When intervention is unavoidable, the pro-innovation approach looks for remedies and enforcement mechanisms that are flexible and efficient, regulating as narrowly as possible. It generally favors federal over state action, and multi-stakeholder, nongovernmental bodies over federal agencies or, even better, self-regulation by the technologists themselves (as is the case with the Internet’s core protocols and architecture). It favors ex post market correctives over ex ante “prophylactic” rule-making (a favorite term at the FCC). It favors regulations over statutes, and standards over regulations.

It decidedly favors what technology researcher Adam Thierer calls “permissionless innovation” over pre-emptive controls—prevalent in much of the world and in many industries—that require disruptors to secure approval from regulators before they can offer their products to the market. It favors support for university-based basic research (whence the Internet) over subsidies for applied research (sorry, Solyndra). Even better, it advances policies that encourage private experimentation and investment, such as exempting emerging technologies, whenever possible, from restrictions and taxes accreted over long periods of time to resolve long-gone problems generated by earlier innovations.

These preferences, unfortunately, often conflict with the visceral reaction of lawmakers to anything new. The reflexive response, instead, is to press pause and hope the innovation goes away, or morphs into something more familiar. It is not for nothing that science fiction author Arthur C. Clarke famously observed, “Any sufficiently advanced technology is indistinguishable from magic.” And we know how the Salem witch trials, for instance, viewed the appropriate response of law to the possibility of magic.

The instinctive reaction of policy-makers to innovations that move in a single step from science fiction to practical science has been to ban first and figure out appropriate controls later—perhaps much later. Within weeks of scientists announcing the cloning of Dolly the sheep, President Clinton banned federal funding of the technologies used. More recently, Congress ordered the Federal Aviation Administration (FAA) in 2012 to come up with rules for commercial unmanned aircraft (drones), which have great potential to make better and cheaper everything from public safety to agriculture to environmental protection to newsgathering and delivery services. We’re still waiting. Meanwhile, a multibillion-dollar industry is being unnecessarily retarded as the FAA tries to impose a pre-emptive (and legally sketchy) ban on any commercial use of the technology.

A pro-innovation agenda isn’t simply a set of things for policy-makers to avoid doing. Proactively keeping markets as open as possible is also critical. Regulatory backstops and other means of keeping dominant firms (whose dominance, however, is more fleeting all the time) from gaming the system are imperative. So are laws prohibiting practices with demonstrable consumer harms (but not competitor harms), as well as enforcement agencies with the power and will to efficiently and effectively enforce them, on a case-by-case basis, when necessary.

Usually the threat of enforcement will suffice to discipline the market long enough for technology to do the rest. Even in the absence of FCC “net neutrality” rules, for example, anti-competitive and discriminatory practices are already subject to general antitrust principles, enforceable by the Federal Trade Commission (FTC) and Department of Justice. That, according to the FCC’s own findings, has been sufficient to keep Internet service providers in line up until now.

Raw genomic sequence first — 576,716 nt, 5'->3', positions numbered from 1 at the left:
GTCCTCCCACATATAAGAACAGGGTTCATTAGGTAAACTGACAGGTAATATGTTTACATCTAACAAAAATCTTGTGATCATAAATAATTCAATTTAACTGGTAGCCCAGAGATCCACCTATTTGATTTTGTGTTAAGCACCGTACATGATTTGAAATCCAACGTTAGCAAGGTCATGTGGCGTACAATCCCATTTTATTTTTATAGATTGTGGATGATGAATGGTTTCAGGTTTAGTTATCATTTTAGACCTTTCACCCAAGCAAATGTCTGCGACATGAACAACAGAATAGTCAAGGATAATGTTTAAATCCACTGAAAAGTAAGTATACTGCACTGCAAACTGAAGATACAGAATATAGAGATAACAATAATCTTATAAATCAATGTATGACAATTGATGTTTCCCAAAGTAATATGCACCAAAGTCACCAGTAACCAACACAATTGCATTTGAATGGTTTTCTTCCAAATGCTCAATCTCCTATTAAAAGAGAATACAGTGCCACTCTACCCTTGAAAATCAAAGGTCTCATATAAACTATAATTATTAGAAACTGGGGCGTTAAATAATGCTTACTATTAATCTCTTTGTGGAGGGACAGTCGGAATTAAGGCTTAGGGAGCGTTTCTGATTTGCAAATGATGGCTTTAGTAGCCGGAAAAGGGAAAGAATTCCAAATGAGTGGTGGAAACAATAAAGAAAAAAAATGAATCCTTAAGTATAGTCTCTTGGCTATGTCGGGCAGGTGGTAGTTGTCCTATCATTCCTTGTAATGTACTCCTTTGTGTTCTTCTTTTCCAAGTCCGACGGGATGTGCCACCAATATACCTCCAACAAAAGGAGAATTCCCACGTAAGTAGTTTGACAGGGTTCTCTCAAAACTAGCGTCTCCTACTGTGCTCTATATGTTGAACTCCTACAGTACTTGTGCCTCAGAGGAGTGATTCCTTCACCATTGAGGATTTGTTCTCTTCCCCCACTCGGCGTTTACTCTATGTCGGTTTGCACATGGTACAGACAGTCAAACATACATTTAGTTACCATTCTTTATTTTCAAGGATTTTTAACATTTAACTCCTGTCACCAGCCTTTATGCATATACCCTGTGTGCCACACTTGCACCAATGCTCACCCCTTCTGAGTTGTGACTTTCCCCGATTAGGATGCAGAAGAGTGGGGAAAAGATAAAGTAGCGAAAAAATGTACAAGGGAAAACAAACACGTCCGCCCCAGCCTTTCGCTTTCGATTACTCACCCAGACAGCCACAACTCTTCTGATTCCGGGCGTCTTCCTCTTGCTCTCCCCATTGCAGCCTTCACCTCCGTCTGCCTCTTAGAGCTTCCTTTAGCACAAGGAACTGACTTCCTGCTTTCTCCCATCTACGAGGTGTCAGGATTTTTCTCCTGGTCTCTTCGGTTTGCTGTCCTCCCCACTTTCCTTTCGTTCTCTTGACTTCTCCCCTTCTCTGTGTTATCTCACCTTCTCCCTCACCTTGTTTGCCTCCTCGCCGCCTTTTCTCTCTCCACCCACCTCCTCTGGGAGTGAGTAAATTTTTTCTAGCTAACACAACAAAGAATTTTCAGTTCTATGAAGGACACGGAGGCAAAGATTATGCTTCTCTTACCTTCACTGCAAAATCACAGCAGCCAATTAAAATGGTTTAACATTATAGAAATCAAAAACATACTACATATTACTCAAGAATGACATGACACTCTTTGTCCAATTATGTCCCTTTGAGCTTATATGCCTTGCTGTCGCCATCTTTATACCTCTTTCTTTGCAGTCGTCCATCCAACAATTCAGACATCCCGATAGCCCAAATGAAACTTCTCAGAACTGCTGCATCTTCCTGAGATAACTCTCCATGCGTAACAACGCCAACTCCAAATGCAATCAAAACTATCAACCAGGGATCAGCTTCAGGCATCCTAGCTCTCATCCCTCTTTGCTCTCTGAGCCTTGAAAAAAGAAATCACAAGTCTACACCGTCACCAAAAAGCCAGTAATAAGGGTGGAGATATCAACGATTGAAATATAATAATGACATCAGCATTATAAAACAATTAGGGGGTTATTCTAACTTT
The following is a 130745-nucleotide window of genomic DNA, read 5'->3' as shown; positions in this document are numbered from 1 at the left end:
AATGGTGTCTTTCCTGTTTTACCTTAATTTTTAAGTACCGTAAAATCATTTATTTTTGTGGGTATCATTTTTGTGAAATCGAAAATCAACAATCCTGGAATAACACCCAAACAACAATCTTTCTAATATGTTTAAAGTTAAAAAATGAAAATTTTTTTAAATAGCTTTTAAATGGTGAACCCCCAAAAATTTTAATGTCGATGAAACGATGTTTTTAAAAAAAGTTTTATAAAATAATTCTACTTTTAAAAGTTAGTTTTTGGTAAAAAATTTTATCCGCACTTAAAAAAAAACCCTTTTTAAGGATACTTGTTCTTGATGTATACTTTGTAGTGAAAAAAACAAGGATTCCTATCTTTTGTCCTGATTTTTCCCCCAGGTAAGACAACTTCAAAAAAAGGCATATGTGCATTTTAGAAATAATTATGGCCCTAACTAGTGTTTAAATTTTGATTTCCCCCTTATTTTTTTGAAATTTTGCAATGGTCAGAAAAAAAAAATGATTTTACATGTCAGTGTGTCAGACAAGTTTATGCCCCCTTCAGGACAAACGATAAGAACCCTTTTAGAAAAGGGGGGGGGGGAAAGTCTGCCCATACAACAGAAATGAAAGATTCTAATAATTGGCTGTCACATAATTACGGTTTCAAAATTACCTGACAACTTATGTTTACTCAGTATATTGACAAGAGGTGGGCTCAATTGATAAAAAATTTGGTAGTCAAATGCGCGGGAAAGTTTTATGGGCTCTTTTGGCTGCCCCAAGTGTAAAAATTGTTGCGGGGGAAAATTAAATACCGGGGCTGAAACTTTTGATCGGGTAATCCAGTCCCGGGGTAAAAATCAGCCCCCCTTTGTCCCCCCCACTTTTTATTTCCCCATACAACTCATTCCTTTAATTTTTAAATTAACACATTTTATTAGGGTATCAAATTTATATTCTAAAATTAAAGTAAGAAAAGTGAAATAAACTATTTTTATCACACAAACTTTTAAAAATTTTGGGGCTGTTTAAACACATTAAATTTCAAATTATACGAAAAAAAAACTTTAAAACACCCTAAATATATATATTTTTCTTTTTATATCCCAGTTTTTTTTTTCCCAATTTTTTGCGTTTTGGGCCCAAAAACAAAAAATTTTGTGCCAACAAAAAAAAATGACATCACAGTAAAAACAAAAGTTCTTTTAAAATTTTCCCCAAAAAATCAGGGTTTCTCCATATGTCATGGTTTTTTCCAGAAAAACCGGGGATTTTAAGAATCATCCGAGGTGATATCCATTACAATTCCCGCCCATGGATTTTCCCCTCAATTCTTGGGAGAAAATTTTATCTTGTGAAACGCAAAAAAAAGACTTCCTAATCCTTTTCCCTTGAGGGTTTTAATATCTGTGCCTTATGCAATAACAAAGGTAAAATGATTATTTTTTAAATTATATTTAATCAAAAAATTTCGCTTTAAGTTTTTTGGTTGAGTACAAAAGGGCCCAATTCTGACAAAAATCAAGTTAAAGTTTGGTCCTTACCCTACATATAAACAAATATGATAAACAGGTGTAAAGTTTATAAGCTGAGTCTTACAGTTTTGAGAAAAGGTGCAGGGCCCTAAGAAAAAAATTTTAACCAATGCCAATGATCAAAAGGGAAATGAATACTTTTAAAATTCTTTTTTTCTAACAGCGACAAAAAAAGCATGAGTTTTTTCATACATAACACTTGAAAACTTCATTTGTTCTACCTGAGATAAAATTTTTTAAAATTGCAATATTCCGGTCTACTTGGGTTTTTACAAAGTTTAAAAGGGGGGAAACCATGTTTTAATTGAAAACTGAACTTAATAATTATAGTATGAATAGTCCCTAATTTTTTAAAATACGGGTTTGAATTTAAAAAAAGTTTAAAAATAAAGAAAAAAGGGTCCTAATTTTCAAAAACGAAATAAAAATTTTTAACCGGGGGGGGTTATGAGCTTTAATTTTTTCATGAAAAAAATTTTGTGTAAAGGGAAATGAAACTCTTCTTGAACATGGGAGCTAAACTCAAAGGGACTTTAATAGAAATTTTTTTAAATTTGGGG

Faced with a new disruptor, a pro-innovation policy agenda asks whether the new product or service is both better and cheaper than the incumbents’ offerings. If so, it would look to see whether laws, regulations, and institutions were encouraging the most economically efficient diffusion of that technology—whether, to use the economists’ term, there were unnecessary transaction costs that could be eliminated by passing new laws or, more likely, disposing of old ones.

A pro-innovation policy agenda seeks to disentangle counterproductive webs of legal inefficiency where possible. Rather than defining the new dynamic, it then leaves it to market forces to create new incarnations of old industries in a largely unregulated space, then helps transition legacy businesses and their few remaining customers to an orderly shutdown. That’s what’s happening now, for example, with analog telephone networks, where the move to Internet-based telephony has left the regulated business uncompetitive, unprofitable, and largely abandoned. Trials are now being developed to move the dwindling number of consumers who haven’t already cut the cord to Internet protocol-based voice services, which could have the happy side effect of closing once and for all what’s left of the digital divide.

But elsewhere, the pro-innovation policy agenda is increasingly being trumped by those with parochial and decidedly regressive tendencies. We see it in efforts by local regulators to protect their clients in the taxicab and limousine businesses and in other industries threatened by the innovations of the so-called “sharing” economy, in which consumers use the Internet to more efficiently leverage expensive assets, including their cars, homes, and even their expertise.

We see it, likewise, in the FTC’s growing unease with device-based technologies, including low-cost sensors and mobile communications being embedded into everyday objects in the so-called Internet of Things—skepticism they couch in the inflammatory language of privacy protection and cybersecurity.

These are worrying trends connected by a common thread: a political vacuum of lawmakers committed to a pro-innovation agenda. Though candidates across the political spectrum are increasingly heard intoning its principles, flirtation is not adoption. A true embrace of a pro-innovation agenda would take political will. But the payoff—economic as well as political—would more than justify the costs and risks.

Americans, especially those under the age of 30, are deeply cynical about the political process. They live in a universe where technology can be counted on to make the world better and more interesting every 12 to 24 months, where life is approached as a series of problems to be solved through clever hacks, where even impractical dreams can be realized in weeks through a successful Kickstarter campaign. Why should they trust policy-makers who don’t live in their world, or share their optimism for its future, and who can’t be counted on to do what it takes to maximize its potential? Even if that just means staying out of the way.

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Larry Downes is the co-author, with Paul Nunes, of Big Bang Disruption: Strategy in the Age of Devastating Innovation and project director at the Georgetown Center for Business and Public Policy. His previous books include The Laws of Disruption and the best-selling Unleashing the Killer App.